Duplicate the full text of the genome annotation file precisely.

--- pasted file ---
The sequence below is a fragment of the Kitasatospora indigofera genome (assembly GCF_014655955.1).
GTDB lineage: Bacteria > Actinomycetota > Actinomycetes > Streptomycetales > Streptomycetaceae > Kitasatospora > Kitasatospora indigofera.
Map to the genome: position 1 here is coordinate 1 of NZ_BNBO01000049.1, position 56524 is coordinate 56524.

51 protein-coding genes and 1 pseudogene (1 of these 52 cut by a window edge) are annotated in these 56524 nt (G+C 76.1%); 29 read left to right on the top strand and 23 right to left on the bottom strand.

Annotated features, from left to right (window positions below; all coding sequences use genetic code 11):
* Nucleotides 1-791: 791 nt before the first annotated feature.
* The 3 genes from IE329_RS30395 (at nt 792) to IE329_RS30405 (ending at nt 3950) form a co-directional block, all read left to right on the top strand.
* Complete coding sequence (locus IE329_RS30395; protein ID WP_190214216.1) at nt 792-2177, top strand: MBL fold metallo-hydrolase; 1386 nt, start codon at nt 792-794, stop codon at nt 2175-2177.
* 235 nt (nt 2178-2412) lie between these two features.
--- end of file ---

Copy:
The sequence below is a fragment of the Kitasatospora indigofera genome (assembly GCF_014655955.1).
GTDB lineage: Bacteria > Actinomycetota > Actinomycetes > Streptomycetales > Streptomycetaceae > Kitasatospora > Kitasatospora indigofera.
Map to the genome: position 1 here is coordinate 1 of NZ_BNBO01000049.1, position 56524 is coordinate 56524.

51 protein-coding genes and 1 pseudogene (1 of these 52 cut by a window edge) are annotated in these 56524 nt (G+C 76.1%); 29 read left to right on the top strand and 23 right to left on the bottom strand.

Annotated features, from left to right (window positions below; all coding sequences use genetic code 11):
* Nucleotides 1-791: 791 nt before the first annotated feature.
* The 3 genes from IE329_RS30395 (at nt 792) to IE329_RS30405 (ending at nt 3950) form a co-directional block, all read left to right on the top strand.
* Complete coding sequence (locus IE329_RS30395; protein ID WP_190214216.1) at nt 792-2177, top strand: MBL fold metallo-hydrolase; 1386 nt, start codon at nt 792-794, stop codon at nt 2175-2177.
* 235 nt (nt 2178-2412) lie between these two features.